Why Green is Good – The Importance of Green Fruit and Vegetable

It’s St Patrick’s Day, so why not get into the spirit by adding more green fruit and vegetables to your menu? We know that eating more fruit and vegetables, in general, is linked to better health, and green fruit and vegetables are no exception to the rule. Green-coloured fruit and veg are loaded with vitamins A, C, and E, fibre, folate, potassium, and phytochemicals like lutein, which all play an important role in keeping us healthy.

Here’s how your health will benefit from adding more green fruit and vegetables to your diet:

  1. Boost your muscle function: Green leafy vegetables like kale, collard greens, spinach, Romaine lettuce, and cabbage are rich in nitrates which may boost muscle function. According to research published in the Journal of Nutrition, people who regularly ate green leafy vegetables every day had significantly better muscle function of their lower limbs than people with lower intakes1. Adding one cup of green leafy vegetables to your daily intake is an easy way to boost muscle strength and function. Just remember, you’ll still need to hit the gym and keep active to see the most benefits in muscle strength and function.
  2. Keep your mind sharp: Slowing mental decline could be as simple as adding more spinach, kale, collards and mustard greens to your diet. In fact, making just one serve of green leafy vegetables part of your daily diet has been found to keep your mind sharp as you age2. Nutrients like vitamin K, lutein and folate are behind their brain-boosting benefits.
  3. Keep your gut healthy: Green fruits and vegetables like green apples and broccoli are rich in fibre and antioxidants, both of which help to promote a healthy gut. Research shows eating apples result in positive changes to gut bacteria3, while broccoli helps to maintain gut barrier function by reducing inflammation in the gut4. It appears keeping your tummy happy might be as simple as eating an apple a day and adding broccoli to your next stir-fry.
  4. Boost your mood: Did you know that what you eat can affect how you feel? Avocados contain a brain-loving bundle of nutrients like niacin, folate, potassium, and vitamin B5 that help to put you in a good mood, boost your energy levels and help fight fatigue5. It’s the ultimate food to help you power through your day.
  5. Protect your eyes: Leafy greens contain an array of antioxidants – vitamin C and E, beta carotene, lutein, and zeaxanthin – which have been found to help slow the progression of eye conditions such as glaucoma, cataracts, and macular degeneration6.

6 ways to include more green fruit and vegetable into your diet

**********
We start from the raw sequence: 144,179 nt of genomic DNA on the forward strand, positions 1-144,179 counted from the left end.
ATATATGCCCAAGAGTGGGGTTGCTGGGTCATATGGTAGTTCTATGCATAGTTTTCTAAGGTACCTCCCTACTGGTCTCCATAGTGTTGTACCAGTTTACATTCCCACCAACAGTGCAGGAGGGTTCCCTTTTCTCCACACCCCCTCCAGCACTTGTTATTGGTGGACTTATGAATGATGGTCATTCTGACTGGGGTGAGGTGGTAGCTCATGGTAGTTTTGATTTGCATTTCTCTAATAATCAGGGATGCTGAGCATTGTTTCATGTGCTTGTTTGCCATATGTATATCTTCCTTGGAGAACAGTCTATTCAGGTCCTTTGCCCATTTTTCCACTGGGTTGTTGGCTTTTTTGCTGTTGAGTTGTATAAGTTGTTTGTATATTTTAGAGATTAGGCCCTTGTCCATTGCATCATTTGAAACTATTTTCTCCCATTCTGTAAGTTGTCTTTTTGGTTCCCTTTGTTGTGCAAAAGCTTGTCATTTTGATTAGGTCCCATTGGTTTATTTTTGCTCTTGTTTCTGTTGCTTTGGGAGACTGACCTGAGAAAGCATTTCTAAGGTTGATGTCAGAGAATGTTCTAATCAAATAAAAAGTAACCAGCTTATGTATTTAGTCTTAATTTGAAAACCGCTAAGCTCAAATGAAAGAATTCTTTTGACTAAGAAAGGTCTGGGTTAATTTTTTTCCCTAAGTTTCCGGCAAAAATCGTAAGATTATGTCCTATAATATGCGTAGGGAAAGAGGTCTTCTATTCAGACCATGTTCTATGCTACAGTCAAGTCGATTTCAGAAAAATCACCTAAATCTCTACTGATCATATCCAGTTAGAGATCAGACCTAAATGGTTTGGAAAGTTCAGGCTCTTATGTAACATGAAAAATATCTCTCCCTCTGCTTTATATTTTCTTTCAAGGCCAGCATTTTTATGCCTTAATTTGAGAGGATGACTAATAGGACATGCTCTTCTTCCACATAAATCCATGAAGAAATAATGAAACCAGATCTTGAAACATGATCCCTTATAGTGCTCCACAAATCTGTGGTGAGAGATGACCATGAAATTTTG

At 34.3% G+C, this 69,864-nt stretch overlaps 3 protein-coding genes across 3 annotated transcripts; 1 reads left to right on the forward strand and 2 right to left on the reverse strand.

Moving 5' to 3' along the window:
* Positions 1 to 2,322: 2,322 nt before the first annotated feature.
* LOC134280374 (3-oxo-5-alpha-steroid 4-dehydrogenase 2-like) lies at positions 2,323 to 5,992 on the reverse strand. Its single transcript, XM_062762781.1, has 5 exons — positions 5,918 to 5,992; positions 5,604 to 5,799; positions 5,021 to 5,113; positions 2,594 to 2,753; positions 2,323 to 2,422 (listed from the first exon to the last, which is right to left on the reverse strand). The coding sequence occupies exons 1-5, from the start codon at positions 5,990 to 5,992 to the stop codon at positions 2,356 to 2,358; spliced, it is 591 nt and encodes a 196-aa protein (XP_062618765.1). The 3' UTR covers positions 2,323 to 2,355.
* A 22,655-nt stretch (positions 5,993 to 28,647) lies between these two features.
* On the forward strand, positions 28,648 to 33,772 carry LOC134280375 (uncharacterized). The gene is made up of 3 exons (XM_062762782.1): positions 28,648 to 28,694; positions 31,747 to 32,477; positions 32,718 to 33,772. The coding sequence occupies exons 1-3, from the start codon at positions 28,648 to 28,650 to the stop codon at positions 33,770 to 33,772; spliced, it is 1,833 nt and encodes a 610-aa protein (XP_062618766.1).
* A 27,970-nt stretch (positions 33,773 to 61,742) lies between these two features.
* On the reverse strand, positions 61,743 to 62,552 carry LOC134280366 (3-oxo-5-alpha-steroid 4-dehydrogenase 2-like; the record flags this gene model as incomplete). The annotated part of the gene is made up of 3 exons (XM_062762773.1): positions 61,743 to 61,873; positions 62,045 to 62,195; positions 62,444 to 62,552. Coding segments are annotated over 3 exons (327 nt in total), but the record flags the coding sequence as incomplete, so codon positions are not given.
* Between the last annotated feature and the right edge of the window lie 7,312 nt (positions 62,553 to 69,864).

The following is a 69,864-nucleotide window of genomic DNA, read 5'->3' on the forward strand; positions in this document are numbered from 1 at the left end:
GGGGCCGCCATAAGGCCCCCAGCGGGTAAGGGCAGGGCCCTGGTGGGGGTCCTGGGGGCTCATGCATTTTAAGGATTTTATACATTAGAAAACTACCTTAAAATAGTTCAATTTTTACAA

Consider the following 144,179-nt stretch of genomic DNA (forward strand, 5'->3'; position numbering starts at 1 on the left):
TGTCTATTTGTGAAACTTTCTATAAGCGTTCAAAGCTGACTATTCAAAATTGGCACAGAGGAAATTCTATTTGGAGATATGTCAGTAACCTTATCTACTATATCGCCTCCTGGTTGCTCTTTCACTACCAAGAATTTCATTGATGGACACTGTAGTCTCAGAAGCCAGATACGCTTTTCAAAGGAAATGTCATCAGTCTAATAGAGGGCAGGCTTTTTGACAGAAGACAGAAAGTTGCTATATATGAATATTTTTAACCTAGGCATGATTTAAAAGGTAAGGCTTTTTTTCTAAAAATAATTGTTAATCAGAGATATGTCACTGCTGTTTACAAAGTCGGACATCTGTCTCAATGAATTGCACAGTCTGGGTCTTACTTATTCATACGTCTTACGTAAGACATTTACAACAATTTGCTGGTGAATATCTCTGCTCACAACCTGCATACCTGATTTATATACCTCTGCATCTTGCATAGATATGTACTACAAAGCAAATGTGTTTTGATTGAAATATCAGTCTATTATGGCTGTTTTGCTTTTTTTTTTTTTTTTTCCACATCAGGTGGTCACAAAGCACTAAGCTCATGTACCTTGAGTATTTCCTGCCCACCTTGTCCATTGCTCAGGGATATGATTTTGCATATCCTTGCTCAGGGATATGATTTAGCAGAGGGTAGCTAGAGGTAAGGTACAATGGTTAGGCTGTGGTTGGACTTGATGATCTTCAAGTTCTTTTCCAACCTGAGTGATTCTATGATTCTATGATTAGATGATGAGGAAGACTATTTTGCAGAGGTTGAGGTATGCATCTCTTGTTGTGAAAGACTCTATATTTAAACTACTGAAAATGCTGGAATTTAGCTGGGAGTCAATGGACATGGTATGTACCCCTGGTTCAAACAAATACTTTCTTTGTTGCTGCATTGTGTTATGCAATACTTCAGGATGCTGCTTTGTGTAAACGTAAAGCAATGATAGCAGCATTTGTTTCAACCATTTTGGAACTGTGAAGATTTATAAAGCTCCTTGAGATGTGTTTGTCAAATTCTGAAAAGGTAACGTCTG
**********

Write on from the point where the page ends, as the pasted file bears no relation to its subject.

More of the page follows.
With all the amazing benefits from including more green fruit and vegetables, here are some easy and practical ways to add them to your diet:

  1. Replace spreads like honey and jam with avocado on your morning toast. For added flavour, add a squeeze of lemon and a pinch of salt.
  2. Add green juice to your breakfast. Enjoy carrot, celery, apple, and kale, or cucumber, green apple, celery, and kale.
  3. Make sure you have at least one green vegetable like spinach or broccoli or green capsicum at both lunch and dinner.
  4. Snack on a green fruit like kiwi fruit, green apple, pear, green grapes, or honeydew melon.
  5. Add baby spinach to your chicken pasta, vegetable risotto, or quiche.
  6. Add grated zucchini to your favourite corn fritter recipe and enjoy with poached eggs and salmon.


  1. Sim M, Blekkenhorst L, et al. Dietary nitrate intake is positively associated with muscle function in men and women independent of physical activity levels. J Nutr 2021;151(5):1222-1230.
  2. Morris M, Wang Y et al. Nutrients and bioactives in green leafy vegetables and cognitive decline: prospective study. Neurology Jan;90(3):214-222.
  3. James-Martin G, Williams G, Stonehouse W. Translating the scientific evidence for apples and pears into health messages. Report for HIA.  November 2016. [insert link]
  4. Hubbard T, Murray I et al. Dietary broccoli impacts microbial community structure and attenuates chemically induced colitis in mice in an Ah receptor dependent manner. Journal of Functional Foods 2017;37:685-698.
  1. Dreher ML et al. Hass Avocado Composition and Potential Health Effects Critical Reviews in Food Science and Nutrition 2013;53:738–750
  1. Sommerburg O, Keunen J et al. Fruits and vegetables that are sources for lutein and zeaxanthin: the macular pigment in human eyes. Br J Ophthalmol 1998;82;907-910.

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